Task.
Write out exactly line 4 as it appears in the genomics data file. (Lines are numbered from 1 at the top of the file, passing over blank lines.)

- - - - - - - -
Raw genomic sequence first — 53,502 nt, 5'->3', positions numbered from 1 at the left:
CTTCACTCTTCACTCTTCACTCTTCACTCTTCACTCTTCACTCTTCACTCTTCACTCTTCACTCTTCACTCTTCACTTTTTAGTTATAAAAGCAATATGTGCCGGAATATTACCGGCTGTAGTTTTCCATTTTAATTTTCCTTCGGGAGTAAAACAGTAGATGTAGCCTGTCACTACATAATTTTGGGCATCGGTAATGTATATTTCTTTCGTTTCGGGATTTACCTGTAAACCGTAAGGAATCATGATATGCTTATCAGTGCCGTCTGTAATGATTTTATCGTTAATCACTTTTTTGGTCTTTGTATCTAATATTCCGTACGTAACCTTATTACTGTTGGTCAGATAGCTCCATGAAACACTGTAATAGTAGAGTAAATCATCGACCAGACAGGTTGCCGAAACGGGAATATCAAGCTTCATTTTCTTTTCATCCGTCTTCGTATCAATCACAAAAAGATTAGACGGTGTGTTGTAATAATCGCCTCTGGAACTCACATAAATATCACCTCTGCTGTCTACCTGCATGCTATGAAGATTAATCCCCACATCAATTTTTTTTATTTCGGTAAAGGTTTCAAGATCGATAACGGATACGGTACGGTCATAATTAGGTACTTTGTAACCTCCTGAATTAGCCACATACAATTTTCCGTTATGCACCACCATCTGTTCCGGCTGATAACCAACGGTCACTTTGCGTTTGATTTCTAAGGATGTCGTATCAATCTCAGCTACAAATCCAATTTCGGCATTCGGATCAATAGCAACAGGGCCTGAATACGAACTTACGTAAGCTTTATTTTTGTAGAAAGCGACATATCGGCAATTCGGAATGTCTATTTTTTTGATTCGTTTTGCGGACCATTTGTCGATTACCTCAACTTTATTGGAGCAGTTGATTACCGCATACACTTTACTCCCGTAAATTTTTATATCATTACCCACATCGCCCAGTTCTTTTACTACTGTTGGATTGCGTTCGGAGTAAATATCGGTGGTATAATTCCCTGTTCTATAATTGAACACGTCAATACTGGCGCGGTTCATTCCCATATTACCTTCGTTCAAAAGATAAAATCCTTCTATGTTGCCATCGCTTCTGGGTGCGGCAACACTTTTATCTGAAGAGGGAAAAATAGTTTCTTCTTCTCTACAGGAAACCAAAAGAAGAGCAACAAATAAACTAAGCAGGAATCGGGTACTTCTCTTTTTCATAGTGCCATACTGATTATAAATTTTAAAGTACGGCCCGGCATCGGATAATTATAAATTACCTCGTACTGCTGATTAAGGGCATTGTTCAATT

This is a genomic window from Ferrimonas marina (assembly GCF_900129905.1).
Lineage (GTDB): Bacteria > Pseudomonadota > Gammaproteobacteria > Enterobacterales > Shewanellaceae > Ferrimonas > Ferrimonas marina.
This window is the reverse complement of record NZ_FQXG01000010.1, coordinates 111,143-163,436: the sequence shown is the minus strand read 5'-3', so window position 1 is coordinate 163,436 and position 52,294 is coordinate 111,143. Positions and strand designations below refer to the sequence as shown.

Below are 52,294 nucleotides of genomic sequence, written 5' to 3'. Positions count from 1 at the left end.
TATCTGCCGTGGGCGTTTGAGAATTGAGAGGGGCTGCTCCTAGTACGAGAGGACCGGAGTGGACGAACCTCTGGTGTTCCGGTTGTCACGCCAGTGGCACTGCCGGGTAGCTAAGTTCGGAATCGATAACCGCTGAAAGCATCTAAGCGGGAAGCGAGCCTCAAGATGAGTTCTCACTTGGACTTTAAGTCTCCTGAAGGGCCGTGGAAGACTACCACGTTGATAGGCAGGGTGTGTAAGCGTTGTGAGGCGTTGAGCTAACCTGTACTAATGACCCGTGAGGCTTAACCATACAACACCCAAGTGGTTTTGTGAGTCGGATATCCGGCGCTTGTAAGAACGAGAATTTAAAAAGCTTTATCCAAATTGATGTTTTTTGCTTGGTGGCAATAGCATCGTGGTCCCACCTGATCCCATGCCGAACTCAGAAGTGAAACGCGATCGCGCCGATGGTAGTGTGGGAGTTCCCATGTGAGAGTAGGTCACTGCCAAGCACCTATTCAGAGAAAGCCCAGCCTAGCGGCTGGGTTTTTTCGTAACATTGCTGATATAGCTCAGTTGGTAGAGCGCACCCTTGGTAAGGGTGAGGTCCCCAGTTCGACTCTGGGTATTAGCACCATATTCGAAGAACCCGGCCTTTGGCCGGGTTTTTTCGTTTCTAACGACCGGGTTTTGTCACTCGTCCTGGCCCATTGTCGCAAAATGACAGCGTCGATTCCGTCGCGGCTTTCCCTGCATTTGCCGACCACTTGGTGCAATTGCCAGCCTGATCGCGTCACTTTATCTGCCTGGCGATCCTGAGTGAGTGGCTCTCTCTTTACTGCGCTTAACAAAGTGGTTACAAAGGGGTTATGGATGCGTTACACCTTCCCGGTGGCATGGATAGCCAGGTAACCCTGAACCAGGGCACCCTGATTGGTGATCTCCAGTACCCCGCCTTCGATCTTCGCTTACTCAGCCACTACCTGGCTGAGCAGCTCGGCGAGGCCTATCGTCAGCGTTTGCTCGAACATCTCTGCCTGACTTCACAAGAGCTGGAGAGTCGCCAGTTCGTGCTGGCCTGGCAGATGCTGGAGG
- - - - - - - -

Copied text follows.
Lineage (GTDB): Bacteria > Pseudomonadota > Gammaproteobacteria > Enterobacterales > Shewanellaceae > Ferrimonas > Ferrimonas marina.